• Heywood J.
      • Fonarow G.
      • Costanzo M.
      • et al.
      High prevalence of renal dysfunction and its impact on outcome in 118,465 patients hospitalized with acute decompensated heart failure: a report from the ADHERE database.
      GFR is a good marker for chronic kidney disease and a good risk marker for chronic heart failure, but it is a reflection of filtration function only. It says nothing about the important determinants of fluid equilibrium: namely, renal tubular sodium and water avidity. Studies have reported that renal tubular damage is actually quite low in patients with acute heart failure with an abrupt elevation in creatinine, and we know tubular function is important in acute heart failure.
      • Tetsani J.
      • Brisco M.
      • Turner J.
      • et al.
      Loop diuretic efficiency: a metric of diuretic responsiveness with prognostic importance in acute decompensated heart failure.
      • Dupont M.
      • Shrestha K.
      • Singh D.
      • et al.
      Lack of significant renal tubular injury despite acute kidney injury in acute decompensated heart failure.
      Ultimately, diuretic resistance performs better than absolute renal function (GFR) for prognostic stratification in acute heart failure.
      • Damman K.
      • Masson S.
      • Hillege H.
      • et al.
      Tubular damage and worsening renal function in chronic heart failure.
      The relatively small sample size of the ATHENA-HF trial (n = 360 with < 70 patients in each renal tertile) and study duration (96 hours) may have limited the ability to detect a treatment effect; since spironolactone is a prodrug with onset of action 48-72 hours after oral intake, which could account for the nil effect.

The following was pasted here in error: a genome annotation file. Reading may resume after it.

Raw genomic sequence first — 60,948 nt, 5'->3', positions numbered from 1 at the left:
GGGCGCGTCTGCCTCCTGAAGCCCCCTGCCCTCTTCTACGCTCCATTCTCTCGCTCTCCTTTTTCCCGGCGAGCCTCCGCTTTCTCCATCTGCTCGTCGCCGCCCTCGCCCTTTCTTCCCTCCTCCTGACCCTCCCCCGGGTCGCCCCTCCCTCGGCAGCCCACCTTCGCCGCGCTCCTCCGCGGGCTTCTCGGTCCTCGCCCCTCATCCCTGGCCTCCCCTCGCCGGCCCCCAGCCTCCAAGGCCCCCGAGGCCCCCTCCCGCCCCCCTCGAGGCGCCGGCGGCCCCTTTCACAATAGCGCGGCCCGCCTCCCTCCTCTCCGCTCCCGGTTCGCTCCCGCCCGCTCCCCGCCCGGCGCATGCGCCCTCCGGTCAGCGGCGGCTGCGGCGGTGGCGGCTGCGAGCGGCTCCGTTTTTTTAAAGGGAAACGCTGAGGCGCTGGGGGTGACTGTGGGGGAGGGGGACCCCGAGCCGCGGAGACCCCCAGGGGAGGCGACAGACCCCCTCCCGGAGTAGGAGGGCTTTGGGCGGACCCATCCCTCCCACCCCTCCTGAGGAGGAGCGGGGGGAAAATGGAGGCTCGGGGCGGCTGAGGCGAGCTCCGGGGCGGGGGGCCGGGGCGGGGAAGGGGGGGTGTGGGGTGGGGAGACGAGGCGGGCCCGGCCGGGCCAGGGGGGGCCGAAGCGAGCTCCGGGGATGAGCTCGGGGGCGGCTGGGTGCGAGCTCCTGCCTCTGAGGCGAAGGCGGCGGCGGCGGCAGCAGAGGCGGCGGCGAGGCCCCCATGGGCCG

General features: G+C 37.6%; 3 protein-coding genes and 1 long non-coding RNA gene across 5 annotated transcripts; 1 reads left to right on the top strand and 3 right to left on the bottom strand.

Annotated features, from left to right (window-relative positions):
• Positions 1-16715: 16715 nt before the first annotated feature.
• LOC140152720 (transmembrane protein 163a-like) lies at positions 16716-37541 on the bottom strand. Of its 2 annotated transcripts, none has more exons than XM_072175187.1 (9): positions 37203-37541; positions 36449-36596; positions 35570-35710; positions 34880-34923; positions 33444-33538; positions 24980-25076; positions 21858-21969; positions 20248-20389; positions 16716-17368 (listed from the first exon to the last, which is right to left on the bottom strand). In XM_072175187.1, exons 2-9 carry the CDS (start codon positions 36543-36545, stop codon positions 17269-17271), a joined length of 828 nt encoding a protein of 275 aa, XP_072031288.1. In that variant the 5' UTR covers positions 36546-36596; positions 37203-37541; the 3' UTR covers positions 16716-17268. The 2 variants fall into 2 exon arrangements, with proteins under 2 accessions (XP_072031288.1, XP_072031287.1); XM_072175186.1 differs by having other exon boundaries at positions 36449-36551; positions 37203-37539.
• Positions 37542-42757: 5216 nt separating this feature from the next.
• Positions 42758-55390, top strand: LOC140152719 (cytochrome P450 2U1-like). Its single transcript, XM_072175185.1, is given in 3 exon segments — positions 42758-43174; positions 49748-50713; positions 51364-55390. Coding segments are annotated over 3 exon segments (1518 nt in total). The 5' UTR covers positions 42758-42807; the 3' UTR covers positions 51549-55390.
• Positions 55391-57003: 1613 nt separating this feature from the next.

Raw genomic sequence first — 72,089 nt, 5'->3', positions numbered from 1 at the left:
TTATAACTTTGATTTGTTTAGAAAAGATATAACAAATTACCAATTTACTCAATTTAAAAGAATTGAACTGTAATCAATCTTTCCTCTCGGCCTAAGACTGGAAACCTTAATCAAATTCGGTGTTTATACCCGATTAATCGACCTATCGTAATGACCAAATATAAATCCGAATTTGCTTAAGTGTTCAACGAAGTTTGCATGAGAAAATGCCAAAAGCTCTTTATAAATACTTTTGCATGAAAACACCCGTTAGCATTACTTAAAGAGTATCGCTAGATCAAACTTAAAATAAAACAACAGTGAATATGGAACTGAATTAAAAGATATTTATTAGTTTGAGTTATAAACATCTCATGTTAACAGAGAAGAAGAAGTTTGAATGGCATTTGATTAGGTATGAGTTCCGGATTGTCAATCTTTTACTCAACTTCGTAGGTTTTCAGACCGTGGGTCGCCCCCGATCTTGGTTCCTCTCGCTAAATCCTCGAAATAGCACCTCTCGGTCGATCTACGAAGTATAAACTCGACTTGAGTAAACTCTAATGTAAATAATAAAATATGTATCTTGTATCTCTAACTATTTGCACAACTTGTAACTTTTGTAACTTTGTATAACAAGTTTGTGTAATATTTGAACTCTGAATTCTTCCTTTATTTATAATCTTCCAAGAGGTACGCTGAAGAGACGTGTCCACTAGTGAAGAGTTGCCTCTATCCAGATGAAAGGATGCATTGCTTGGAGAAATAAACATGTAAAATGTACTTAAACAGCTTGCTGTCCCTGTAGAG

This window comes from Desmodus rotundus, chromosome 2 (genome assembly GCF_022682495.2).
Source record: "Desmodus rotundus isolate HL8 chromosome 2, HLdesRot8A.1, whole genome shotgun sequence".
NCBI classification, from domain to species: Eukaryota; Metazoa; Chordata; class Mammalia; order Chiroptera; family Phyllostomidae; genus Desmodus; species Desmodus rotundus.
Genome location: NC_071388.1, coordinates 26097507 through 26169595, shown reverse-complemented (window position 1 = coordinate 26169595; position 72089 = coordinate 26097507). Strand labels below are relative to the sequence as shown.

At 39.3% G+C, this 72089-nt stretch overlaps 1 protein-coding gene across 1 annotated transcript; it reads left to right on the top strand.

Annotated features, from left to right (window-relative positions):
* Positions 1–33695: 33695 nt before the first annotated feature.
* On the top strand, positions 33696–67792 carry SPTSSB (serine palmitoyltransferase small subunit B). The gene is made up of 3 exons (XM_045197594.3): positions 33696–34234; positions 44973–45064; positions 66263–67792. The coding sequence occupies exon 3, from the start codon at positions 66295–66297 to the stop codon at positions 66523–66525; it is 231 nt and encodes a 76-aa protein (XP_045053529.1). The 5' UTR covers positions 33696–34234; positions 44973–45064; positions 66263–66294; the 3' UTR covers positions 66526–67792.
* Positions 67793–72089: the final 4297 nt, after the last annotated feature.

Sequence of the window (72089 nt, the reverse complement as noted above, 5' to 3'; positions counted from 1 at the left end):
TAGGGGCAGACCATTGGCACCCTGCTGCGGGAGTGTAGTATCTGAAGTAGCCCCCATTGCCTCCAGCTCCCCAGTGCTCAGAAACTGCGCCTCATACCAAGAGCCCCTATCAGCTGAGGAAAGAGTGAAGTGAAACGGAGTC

On the plus side, the current analysis by Greene et al. demonstrates that the use of high-dose spironolactone did not result in hyperkalemia or significant worsening renal function in the short term. It is noteworthy that, in the lowest GFR tertile, high-dose spironolactone resulted in > 1.5L net urine output and 1.2 kg more weight lost than the standard-of-care group vs a 0.3-kg weight difference between high-dose spironolactone and standard group in the highest GFR tertile, suggesting a trend to better diuresis with high-dose spironolactone in the lower GFR groups. Thus, high-dose spironolactone may have a basis for further evaluation in hospital-based treatment of acute heart failure.
      The light at the end of this diuretic tunnel is the revival of clinical trials in search for optimal diuretic strategies in acute heart failure. A multicentre randomized, double-blind phase IV clinical trial of the diuretic effects of Acetazolamide in Decompensated Heart Failure With Volume Overload (ADVOR; ClinicalTrials.gov NCT03505788) will investigate if combination therapy with acetazolamide, an inhibitor of proximal tubule sodium resorption, improves loop diuretic response to increase diuresis in patients with decompensated heart failure.
      • Mullens W.
      • Verbrugge F.
      • Nijst P.
      • et al.
      Rationale and design of the ADVOR (Acetazolamide in Decompensated Heart Failure with Volume Overload) trial.